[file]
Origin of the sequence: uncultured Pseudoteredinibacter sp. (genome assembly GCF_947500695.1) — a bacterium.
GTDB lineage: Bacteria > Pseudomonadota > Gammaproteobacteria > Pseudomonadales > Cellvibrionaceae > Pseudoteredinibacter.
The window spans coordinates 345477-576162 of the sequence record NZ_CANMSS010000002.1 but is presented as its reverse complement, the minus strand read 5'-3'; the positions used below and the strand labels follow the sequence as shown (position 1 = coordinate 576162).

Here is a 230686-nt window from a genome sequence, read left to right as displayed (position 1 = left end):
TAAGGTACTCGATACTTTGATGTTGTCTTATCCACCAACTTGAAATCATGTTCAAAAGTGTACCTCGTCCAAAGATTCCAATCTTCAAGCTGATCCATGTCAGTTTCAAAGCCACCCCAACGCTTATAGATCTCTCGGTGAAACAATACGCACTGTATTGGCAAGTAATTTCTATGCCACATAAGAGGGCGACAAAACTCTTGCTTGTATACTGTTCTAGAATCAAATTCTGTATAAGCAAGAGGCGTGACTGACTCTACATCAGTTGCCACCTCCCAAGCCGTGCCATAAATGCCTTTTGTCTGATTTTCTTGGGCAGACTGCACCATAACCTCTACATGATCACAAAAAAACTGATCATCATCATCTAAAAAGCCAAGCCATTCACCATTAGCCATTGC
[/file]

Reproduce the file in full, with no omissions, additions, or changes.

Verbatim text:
Origin of the sequence: uncultured Pseudoteredinibacter sp. (genome assembly GCF_947500695.1) — a bacterium.
GTDB lineage: Bacteria > Pseudomonadota > Gammaproteobacteria > Pseudomonadales > Cellvibrionaceae > Pseudoteredinibacter.
The window spans coordinates 345477-576162 of the sequence record NZ_CANMSS010000002.1 but is presented as its reverse complement, the minus strand read 5'-3'; the positions used below and the strand labels follow the sequence as shown (position 1 = coordinate 576162).

Here is a 230686-nt window from a genome sequence, read left to right as displayed (position 1 = left end):
TAAGGTACTCGATACTTTGATGTTGTCTTATCCACCAACTTGAAATCATGTTCAAAAGTGTACCTCGTCCAAAGATTCCAATCTTCAAGCTGATCCATGTCAGTTTCAAAGCCACCCCAACGCTTATAGATCTCTCGGTGAAACAATACGCACTGTATTGGCAAGTAATTTCTATGCCACATAAGAGGGCGACAAAACTCTTGCTTGTATACTGTTCTAGAATCAAATTCTGTATAAGCAAGAGGCGTGACTGACTCTACATCAGTTGCCACCTCCCAAGCCGTGCCATAAATGCCTTTTGTCTGATTTTCTTGGGCAGACTGCACCATAACCTCTACATGATCACAAAAAAACTGATCATCATCATCTAAAAAGCCAAGCCATTCACCATTAGCCATTGC